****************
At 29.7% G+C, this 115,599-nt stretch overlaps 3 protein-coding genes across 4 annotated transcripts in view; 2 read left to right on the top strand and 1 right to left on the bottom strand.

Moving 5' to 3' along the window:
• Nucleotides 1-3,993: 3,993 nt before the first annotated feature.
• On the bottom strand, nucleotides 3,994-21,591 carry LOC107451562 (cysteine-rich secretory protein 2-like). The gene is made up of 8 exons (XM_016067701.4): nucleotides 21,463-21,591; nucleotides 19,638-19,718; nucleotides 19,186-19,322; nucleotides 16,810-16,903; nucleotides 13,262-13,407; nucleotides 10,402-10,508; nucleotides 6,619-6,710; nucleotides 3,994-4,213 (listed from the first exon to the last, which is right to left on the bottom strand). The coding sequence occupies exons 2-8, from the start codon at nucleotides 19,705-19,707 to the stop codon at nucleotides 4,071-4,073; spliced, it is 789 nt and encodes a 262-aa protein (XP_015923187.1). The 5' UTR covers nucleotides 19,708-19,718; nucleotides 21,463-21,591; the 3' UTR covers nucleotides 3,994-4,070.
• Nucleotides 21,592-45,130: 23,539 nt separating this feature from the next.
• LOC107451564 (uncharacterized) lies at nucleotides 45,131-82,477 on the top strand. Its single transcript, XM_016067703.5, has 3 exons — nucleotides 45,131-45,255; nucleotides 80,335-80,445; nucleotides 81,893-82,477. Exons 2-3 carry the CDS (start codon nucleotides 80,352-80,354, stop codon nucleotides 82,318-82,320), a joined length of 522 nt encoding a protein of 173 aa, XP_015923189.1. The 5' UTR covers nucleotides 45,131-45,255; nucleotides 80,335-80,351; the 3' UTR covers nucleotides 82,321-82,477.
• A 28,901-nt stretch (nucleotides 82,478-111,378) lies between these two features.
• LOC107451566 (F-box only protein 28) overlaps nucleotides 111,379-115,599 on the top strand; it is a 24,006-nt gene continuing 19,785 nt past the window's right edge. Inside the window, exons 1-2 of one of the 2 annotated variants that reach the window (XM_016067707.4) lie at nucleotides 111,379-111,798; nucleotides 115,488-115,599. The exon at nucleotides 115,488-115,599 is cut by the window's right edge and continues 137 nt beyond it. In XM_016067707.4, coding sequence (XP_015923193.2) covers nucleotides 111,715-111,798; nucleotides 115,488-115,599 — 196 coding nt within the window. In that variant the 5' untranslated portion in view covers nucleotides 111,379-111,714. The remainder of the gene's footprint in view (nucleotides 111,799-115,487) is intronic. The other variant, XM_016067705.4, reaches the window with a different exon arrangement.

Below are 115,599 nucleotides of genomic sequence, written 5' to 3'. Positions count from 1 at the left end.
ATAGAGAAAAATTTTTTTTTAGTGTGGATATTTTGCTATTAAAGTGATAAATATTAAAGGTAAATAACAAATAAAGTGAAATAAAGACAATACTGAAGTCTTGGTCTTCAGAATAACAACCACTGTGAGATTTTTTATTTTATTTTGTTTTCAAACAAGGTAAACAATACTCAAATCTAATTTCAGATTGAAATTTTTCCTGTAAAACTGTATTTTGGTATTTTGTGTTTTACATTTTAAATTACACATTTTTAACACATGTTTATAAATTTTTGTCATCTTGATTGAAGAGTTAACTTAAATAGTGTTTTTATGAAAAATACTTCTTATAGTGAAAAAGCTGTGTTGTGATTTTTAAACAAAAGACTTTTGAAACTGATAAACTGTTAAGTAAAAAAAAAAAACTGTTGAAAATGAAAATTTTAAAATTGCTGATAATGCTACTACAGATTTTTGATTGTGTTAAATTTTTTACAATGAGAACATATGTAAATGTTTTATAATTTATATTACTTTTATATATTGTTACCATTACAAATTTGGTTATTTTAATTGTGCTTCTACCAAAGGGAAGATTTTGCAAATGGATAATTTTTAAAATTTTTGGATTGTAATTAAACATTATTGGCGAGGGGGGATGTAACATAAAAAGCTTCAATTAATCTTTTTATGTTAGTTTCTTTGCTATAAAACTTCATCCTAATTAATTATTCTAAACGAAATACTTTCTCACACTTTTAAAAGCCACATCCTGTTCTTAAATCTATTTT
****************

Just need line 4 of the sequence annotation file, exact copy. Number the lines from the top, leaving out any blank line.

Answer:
• On the bottom strand, nucleotides 3,994-21,591 carry LOC107451562 (cysteine-rich secretory protein 2-like). The gene is made up of 8 exons (XM_016067701.4): nucleotides 21,463-21,591; nucleotides 19,638-19,718; nucleotides 19,186-19,322; nucleotides 16,810-16,903; nucleotides 13,262-13,407; nucleotides 10,402-10,508; nucleotides 6,619-6,710; nucleotides 3,994-4,213 (listed from the first exon to the last, which is right to left on the bottom strand). The coding sequence occupies exons 2-8, from the start codon at nucleotides 19,705-19,707 to the stop codon at nucleotides 4,071-4,073; spliced, it is 789 nt and encodes a 262-aa protein (XP_015923187.1). The 5' UTR covers nucleotides 19,708-19,718; nucleotides 21,463-21,591; the 3' UTR covers nucleotides 3,994-4,070.